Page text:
In The Devil’s Wind (Seventh Street, Sept.), Goble melds genres with his 18th-century pirate-turned-detective hero, Spider John.
How did the idea for the series come about?
Mostly as a result of tossing the themes and elements of books I love into a blender and seeing what happened. My challenge involved making Spider John someone readers could like, and cheer on, as he goes about solving his puzzles. I envisioned him as a good man caught up in a horrible profession, not because he ever wanted to be a pirate, but because he could not avoid it.
Has Hollywood gotten pirates right?
No, real pirates were people, not caricatures, and they had widely varying degrees of literacy and moral sense. While some of them were caught up in piracy because they were given a choice of join up or die, they nonetheless made their living by killing people and stealing their stuff. I understand the romantic view, though. Pirates often lined the pockets of merchants by selling them stolen goods that the merchants could then resell at a higher price ashore, thus providing a boost to the economy. Pirates often served political purposes, too; the bloody pirate who robs French ships might be viewed favorably by the English, and vice versa. And the whole idea of people who flout authority and go off to do their own thing has an attractive appeal, too. It’s like Robin Hood. It tickles the rebellious streak in all of us. But in the end, we’re talking about murderers and thieves who spent much time in hiding and living in fear of the noose. That’s not a very glamorous or admirable lifestyle.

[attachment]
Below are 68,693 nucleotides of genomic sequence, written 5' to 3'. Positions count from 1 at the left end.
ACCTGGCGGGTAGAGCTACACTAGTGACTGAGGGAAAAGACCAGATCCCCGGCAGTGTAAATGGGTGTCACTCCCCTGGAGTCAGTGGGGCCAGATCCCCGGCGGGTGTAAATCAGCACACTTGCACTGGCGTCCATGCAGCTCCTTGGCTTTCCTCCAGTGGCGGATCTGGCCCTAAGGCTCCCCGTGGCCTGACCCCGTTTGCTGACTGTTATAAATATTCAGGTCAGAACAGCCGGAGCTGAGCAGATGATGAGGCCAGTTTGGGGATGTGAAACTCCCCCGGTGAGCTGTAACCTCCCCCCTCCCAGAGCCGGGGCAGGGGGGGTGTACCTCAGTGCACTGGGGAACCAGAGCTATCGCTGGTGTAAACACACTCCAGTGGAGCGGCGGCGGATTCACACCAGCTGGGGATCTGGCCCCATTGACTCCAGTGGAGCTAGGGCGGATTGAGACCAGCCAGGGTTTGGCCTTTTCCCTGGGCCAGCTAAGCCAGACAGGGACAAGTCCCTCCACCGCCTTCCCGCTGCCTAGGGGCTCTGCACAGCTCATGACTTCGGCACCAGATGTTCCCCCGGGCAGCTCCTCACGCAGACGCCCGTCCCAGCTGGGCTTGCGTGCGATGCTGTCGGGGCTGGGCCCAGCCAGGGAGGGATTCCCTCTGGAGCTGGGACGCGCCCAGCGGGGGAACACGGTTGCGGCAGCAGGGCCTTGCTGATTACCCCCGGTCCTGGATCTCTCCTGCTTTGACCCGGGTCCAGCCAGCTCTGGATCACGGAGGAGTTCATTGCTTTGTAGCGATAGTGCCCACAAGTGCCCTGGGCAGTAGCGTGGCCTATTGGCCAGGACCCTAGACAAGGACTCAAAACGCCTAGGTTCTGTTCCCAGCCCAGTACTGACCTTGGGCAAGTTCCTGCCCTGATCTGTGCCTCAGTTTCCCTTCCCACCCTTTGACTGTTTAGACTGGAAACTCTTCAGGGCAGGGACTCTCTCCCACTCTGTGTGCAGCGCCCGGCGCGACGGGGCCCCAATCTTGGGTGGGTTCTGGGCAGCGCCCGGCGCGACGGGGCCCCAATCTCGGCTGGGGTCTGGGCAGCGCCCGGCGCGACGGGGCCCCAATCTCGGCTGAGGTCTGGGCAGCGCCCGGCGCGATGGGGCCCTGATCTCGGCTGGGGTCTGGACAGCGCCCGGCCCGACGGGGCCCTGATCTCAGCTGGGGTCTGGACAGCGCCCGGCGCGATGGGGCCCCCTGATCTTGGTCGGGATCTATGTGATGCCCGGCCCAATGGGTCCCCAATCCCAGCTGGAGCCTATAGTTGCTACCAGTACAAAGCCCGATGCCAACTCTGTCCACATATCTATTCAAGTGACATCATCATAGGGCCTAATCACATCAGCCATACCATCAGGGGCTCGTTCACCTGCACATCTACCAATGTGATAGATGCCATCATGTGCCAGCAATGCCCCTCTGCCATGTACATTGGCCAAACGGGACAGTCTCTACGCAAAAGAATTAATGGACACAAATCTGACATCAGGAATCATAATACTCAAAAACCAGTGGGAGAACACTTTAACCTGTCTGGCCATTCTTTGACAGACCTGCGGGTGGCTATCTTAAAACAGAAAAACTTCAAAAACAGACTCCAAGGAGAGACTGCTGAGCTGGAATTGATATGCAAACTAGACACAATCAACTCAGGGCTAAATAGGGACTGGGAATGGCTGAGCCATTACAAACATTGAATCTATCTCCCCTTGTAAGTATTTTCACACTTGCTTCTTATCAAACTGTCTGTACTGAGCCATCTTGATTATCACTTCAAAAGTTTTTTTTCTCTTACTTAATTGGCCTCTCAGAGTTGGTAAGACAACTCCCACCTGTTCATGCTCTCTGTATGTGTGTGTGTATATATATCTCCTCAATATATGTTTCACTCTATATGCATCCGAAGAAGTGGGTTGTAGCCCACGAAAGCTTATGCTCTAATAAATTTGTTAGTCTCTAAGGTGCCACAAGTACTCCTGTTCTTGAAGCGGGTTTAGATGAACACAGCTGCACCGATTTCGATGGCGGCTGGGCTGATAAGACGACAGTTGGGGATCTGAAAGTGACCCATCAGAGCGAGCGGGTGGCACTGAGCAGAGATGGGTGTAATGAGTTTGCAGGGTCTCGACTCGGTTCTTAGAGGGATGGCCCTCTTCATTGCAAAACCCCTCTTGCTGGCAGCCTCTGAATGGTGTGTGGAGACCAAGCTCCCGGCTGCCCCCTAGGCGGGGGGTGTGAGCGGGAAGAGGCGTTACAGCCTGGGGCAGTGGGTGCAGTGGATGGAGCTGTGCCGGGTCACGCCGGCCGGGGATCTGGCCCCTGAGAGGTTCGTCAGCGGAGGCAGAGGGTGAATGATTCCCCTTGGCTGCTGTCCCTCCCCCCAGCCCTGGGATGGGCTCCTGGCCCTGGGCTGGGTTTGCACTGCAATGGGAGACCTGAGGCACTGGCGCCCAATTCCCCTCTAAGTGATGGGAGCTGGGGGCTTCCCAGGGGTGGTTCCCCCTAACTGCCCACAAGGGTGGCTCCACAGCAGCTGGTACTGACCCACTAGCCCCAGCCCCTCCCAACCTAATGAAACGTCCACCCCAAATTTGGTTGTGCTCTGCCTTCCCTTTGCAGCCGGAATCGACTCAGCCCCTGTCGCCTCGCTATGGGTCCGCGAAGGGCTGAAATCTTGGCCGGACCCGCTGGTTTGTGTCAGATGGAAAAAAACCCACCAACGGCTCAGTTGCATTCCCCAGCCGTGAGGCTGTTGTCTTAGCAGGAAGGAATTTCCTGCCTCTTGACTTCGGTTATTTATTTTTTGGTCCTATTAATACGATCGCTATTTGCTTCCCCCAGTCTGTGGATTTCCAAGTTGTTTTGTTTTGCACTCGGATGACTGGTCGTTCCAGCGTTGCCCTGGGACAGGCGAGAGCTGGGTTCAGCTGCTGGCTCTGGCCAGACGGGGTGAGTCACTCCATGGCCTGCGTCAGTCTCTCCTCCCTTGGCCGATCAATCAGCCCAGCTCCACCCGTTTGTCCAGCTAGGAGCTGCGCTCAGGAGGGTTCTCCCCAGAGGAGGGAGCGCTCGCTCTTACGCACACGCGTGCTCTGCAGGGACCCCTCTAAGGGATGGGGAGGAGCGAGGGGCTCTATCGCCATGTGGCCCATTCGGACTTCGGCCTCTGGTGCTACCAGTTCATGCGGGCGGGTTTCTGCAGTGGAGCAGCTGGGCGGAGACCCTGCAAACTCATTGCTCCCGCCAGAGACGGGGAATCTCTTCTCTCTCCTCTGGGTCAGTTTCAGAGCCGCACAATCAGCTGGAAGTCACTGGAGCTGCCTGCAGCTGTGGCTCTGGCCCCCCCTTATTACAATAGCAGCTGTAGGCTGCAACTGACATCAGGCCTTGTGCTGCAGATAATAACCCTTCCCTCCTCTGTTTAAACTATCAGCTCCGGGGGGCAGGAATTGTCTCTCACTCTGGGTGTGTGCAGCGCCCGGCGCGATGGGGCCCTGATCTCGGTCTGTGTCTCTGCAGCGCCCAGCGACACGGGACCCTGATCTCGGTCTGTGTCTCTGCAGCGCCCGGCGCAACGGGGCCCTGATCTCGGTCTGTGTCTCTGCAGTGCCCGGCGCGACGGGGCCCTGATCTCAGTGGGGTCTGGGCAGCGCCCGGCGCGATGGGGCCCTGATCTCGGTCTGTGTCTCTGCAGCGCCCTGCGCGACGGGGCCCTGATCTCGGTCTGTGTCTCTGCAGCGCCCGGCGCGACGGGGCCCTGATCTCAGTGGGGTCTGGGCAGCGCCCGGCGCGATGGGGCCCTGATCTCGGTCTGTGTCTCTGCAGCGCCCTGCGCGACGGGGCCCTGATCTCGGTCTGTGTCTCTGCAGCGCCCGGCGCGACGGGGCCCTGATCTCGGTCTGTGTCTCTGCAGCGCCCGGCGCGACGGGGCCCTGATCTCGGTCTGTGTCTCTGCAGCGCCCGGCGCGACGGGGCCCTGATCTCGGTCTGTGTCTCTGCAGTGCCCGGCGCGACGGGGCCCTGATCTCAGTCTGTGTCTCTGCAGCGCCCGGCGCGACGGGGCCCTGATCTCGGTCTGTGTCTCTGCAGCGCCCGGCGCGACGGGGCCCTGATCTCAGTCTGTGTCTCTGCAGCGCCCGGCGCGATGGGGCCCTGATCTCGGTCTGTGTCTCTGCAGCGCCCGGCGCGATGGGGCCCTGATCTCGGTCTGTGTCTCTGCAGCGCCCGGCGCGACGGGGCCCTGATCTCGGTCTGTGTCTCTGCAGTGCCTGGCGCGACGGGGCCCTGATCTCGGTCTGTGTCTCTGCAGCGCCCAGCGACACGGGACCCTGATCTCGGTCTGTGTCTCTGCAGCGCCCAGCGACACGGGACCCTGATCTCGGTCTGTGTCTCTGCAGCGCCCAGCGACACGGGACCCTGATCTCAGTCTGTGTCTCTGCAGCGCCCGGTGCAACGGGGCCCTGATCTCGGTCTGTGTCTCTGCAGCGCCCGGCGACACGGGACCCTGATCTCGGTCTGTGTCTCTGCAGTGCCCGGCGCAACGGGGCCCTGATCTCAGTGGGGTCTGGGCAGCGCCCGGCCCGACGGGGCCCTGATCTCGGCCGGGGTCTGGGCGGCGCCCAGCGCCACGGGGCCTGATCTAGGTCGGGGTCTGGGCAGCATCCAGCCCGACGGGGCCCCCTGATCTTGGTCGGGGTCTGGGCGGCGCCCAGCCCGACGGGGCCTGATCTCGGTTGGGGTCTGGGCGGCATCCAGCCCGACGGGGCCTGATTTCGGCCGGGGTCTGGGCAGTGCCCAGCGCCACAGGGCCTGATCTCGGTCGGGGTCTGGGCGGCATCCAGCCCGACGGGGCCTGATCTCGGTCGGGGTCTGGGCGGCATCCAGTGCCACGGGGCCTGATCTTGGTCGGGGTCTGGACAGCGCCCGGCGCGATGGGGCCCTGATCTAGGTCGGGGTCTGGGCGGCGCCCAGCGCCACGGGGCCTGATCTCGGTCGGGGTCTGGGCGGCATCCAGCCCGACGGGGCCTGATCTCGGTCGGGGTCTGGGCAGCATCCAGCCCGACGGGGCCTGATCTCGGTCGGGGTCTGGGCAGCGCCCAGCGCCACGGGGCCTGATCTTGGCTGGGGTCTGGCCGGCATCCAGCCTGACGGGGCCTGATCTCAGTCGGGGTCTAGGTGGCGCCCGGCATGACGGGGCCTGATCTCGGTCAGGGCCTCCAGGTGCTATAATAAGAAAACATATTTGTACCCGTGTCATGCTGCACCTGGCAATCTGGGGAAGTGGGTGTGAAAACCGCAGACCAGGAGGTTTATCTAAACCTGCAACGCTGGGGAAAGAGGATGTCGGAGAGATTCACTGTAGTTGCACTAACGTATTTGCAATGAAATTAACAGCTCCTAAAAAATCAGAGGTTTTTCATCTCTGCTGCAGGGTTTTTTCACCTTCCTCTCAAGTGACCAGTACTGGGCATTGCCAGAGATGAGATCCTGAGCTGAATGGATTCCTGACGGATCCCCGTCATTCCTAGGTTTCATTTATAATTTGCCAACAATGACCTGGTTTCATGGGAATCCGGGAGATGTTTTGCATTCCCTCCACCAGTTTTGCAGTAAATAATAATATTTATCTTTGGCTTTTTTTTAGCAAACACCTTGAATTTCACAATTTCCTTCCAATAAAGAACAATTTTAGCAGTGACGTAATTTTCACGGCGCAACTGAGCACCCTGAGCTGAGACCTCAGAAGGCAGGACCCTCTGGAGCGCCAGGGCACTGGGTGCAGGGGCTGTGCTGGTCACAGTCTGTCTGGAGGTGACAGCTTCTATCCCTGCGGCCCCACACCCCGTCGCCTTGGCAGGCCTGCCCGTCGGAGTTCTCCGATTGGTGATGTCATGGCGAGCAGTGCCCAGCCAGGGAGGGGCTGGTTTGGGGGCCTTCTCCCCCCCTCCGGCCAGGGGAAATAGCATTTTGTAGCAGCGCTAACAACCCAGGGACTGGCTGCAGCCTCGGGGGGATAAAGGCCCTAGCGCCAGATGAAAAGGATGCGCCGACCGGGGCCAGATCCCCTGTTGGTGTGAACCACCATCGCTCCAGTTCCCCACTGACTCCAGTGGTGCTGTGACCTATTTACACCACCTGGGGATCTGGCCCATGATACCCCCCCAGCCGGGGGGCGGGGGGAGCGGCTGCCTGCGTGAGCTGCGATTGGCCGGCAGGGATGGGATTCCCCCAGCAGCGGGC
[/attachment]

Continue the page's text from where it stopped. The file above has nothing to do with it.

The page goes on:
How do you avoid Jessica Fletcher Syndrome by having John encounter whodunits routinely?
Jessica Fletcher Syndrome didn’t stop fans from tuning into Murder, She Wrote every week. If people like the characters and the stories, they will accept some implausibility and keep coming back. I am fortunate in that crime and murder and unsavory characters are frequent occurrences in a pirate’s life, so even as Spider tries to leave piracy behind, he’ll keep running into bad people and bad, bad things. My job will be to make Spider interesting enough to make readers want to follow his adventures. I promise to not write the same damned book over and over, too. Spider John will remain essentially a good man who got caught up in a horrid occupation, using his fighting skills, and his own cunning, to survive scrape after scrape, and solve murders, as he tries to get back to his beloved wife, Em, and his young son. Think of it as The Odyssey but with flintlocks, cutlasses, and murders to solve.